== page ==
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Fire chief tells of battle to save two young brothers who died after house blaze

Firefighters to return to house where brothers aged two and three died

Police are treating the deaths of two young brothers in a house fire as a “tragic accident.”

Firefighters were called to a semi-detached house in Alder Street, Fartown, at just after 2pm on Saturday .

The two boys, aged two and three, were thought to be playing upstairs when the fire started.

They were trapped in a bedroom and had to be rescued by fire crews.

Two boys aged two and three died after being trapped in a bedroom at a house in Alder Street, Fartown.

The boys were brought out but were pronounced dead a short time later.

Det Con Simon Thomas, of Kirklees CID, said the incident was being treated as a “tragic accident.”

The family was said to be distraught and were being comforted by relatives.

Police and fire investigators declined to say how the fire started but say there were no suspicious circumstances . There were no working smoke detectors in the house.

A woman and her six-year-old son escaped the house before firefighters arrived.

West Yorkshire Fire Service district commander for Kirklees, Chris Kirby.

Fire chief Chris Kirby, of West Yorkshire Fire Service, attended the blaze and said his thoughts were with the family.

He described what happened and said: “We attended the scene and were told by the boys’ mother, who had escaped with her six-year-old son, that two of her children were still inside.

“Our crews worked very quickly to find the fire and extinguish it. They then rescued the boys who had suffered significant smoke inhalation.”

It is thought the boys were taken to hospital but there was nothing that could be done.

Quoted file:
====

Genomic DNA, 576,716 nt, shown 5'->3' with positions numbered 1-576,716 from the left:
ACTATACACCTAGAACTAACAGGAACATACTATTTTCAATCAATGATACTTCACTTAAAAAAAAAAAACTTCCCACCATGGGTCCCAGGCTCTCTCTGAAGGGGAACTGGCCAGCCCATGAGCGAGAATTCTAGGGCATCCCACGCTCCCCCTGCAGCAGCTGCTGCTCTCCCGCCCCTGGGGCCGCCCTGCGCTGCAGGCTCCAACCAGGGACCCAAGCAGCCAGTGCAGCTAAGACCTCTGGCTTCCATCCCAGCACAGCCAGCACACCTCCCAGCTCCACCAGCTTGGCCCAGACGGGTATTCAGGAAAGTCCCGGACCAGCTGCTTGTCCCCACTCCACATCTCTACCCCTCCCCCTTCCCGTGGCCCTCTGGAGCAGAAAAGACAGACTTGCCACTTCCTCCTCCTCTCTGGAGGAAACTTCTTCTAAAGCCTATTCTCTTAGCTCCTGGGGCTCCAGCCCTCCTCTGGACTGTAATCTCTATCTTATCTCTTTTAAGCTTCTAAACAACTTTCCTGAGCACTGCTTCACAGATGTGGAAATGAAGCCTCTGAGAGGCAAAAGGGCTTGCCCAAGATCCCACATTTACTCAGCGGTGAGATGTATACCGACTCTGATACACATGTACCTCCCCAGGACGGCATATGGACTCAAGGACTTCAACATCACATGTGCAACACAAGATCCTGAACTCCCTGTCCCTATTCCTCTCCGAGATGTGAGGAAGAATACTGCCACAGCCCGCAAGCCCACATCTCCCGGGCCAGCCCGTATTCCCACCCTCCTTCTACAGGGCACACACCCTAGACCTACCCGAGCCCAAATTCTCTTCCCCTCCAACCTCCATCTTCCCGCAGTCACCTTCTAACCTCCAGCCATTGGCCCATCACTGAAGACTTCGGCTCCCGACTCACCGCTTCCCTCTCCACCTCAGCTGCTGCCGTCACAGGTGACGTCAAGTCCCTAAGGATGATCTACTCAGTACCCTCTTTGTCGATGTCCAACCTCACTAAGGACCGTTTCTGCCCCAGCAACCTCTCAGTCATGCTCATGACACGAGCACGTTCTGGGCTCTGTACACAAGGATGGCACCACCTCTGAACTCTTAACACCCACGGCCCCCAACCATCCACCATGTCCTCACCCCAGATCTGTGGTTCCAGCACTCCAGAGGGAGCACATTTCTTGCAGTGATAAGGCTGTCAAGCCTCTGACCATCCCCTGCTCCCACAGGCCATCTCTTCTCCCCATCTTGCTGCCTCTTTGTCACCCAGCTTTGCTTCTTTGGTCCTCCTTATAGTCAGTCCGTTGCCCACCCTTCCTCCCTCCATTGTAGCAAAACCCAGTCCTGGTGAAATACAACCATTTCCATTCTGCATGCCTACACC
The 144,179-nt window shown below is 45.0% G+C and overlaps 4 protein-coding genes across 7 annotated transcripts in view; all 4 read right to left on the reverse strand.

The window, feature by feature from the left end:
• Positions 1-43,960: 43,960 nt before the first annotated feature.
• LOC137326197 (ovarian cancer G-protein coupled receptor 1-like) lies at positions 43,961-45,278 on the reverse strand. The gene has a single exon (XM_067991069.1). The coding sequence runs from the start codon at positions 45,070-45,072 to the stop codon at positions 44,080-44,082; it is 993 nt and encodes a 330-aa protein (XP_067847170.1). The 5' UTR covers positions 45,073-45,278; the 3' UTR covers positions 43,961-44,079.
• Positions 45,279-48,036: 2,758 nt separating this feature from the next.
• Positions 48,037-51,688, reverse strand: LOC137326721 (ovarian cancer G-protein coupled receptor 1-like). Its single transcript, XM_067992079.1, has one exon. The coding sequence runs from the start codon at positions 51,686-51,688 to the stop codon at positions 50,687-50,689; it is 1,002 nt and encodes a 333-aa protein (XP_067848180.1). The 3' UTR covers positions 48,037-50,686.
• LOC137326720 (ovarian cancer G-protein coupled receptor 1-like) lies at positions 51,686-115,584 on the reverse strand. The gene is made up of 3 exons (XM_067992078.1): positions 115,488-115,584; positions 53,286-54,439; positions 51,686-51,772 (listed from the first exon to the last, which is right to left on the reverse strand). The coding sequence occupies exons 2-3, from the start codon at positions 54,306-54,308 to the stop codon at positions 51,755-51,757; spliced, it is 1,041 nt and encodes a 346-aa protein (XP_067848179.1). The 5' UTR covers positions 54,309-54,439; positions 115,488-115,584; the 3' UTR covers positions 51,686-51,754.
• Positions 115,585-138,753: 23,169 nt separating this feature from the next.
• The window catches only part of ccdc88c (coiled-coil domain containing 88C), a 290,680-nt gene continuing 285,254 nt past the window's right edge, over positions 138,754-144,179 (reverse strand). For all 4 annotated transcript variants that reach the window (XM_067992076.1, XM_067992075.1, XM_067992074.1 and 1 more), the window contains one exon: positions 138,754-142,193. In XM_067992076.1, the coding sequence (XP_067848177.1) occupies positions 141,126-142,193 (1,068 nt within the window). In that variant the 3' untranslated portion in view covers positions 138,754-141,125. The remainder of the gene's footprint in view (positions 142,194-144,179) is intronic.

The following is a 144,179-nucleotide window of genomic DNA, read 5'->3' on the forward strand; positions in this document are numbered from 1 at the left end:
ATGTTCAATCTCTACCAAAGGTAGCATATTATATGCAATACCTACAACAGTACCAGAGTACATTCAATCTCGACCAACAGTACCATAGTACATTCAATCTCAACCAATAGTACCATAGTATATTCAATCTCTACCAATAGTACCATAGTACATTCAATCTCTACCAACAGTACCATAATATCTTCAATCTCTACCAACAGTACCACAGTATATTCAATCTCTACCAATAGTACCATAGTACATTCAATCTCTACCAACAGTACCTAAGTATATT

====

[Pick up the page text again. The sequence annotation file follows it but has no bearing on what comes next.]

Mr Kirby said such tragedies affected firefighters deeply and added: “We would like to stress that our thoughts are with the family at this very difficult time.

READ MORE: Two brothers die in house fire in Alder Street, Fartown

READ MORE: Fire chief tells of impact tragic deaths will have on community

“These incidents are very rare and when they occur there is a huge impact on the family, the community and on crews.”

Mr Kirby spoke about how firefighters cope and said: “There were firefighters with tears in their eyes and they were obviously shaken up.

“Afterwards we went back to base to talk because there is comfort in speaking to one another about incidents like this.

“We always offer staff access to counselling services but we find that our crews are resilient and find comfort in being a team.

“The crews are back on duty today.”

Fire crews will go back to Alder Street today to promote the use of smoke detectors.

“We will be back to conduct interviews,” said Mr Kirby. “Some of our crews, though not necessarily the ones who attended yesterday, will be in the area offering fire safety advice and smoke detector installation to the community.

“These tragic instances are rare but having a smoke alarm can give people that bit of extra time to escape.

“We need to get this message out about the importance of having working smoke detectors.

“We urge people to ensure they have one installed and check that it is working. We would also ask people to check the alarms of vulnerable people who live nearby.”



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